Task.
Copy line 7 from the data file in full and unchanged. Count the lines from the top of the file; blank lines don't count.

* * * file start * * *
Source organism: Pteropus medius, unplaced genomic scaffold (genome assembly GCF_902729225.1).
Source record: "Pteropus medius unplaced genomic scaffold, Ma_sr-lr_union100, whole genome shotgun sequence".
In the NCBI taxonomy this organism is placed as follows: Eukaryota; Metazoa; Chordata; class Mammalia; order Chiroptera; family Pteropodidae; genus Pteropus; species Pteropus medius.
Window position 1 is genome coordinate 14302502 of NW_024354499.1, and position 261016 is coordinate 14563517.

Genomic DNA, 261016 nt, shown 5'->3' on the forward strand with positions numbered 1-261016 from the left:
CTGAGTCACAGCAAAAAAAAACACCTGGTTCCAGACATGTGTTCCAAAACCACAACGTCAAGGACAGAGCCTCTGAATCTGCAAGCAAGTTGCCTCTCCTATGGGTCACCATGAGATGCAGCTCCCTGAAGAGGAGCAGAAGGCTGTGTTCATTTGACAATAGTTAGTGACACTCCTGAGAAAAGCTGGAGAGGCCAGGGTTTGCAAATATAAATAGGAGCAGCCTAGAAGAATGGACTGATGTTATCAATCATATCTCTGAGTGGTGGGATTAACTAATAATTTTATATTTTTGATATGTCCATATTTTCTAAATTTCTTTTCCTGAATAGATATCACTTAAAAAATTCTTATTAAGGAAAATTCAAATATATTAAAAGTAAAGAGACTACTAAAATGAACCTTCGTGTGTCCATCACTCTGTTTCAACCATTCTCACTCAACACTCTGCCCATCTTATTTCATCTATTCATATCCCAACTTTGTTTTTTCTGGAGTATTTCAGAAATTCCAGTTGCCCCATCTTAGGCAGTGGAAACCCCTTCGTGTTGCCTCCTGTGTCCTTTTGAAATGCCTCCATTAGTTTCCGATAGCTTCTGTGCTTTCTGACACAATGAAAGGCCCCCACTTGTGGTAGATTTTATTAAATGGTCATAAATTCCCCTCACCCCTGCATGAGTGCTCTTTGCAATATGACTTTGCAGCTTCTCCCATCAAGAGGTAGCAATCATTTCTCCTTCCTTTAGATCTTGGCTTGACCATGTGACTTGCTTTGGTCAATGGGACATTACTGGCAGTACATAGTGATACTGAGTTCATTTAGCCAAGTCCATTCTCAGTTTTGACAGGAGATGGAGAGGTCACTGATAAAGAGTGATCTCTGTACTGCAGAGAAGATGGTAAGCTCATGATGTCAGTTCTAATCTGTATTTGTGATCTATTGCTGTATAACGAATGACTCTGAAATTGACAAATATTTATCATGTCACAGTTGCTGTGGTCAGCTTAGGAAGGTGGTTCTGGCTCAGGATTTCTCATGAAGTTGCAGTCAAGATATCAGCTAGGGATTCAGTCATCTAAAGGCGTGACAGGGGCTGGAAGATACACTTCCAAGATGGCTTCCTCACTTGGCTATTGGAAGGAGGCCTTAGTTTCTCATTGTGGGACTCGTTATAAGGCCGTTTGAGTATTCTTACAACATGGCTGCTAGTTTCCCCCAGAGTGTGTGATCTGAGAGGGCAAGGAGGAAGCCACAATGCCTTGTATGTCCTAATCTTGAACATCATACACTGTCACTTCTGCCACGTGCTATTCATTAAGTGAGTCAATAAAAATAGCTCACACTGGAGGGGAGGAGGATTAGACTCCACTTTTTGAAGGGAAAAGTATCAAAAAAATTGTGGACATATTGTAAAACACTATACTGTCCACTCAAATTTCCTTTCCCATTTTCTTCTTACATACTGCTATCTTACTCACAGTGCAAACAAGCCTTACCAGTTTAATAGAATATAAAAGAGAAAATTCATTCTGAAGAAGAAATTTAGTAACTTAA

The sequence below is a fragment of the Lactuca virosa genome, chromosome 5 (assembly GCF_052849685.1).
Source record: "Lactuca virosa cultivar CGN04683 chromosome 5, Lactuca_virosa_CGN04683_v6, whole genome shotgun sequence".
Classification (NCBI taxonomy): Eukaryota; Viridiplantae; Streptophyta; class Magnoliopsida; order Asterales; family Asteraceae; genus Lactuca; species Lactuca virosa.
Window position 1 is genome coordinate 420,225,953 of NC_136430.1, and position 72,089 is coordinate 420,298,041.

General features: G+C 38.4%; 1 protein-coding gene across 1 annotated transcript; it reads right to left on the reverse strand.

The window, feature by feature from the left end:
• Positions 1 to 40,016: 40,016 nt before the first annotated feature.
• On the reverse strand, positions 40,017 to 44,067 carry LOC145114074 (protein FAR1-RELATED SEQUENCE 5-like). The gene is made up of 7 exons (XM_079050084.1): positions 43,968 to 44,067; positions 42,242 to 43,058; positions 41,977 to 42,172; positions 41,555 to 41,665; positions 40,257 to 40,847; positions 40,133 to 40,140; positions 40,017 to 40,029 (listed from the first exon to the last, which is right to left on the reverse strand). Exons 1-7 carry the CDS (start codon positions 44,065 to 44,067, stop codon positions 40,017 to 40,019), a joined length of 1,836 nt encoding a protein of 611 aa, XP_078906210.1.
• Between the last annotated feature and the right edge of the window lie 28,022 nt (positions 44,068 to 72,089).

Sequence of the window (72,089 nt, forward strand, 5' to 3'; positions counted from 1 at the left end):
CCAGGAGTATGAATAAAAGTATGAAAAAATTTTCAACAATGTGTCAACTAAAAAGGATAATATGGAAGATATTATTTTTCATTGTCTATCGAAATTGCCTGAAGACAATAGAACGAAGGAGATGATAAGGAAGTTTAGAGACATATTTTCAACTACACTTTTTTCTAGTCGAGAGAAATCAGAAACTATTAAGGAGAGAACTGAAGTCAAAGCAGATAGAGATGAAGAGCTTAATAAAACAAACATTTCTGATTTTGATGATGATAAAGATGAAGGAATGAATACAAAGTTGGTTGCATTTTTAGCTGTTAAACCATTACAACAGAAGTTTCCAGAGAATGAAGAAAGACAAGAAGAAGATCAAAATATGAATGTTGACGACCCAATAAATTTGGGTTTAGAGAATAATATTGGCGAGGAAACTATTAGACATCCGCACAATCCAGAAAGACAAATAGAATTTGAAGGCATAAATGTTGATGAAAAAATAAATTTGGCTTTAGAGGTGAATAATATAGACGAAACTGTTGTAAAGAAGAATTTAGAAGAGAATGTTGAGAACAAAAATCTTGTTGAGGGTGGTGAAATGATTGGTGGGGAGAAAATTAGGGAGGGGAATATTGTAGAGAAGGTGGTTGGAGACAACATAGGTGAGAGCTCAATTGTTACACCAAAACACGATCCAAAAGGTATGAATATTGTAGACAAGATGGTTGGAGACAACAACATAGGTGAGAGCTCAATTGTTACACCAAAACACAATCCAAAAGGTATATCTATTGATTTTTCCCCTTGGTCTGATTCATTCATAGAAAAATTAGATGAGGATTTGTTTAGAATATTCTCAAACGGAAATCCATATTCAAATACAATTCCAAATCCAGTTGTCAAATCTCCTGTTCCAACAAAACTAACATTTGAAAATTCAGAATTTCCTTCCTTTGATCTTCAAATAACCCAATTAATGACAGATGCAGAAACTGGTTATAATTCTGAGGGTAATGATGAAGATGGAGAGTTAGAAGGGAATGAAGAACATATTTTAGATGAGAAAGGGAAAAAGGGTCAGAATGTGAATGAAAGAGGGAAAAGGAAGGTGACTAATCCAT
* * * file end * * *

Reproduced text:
The sequence below is a fragment of the Lactuca virosa genome, chromosome 5 (assembly GCF_052849685.1).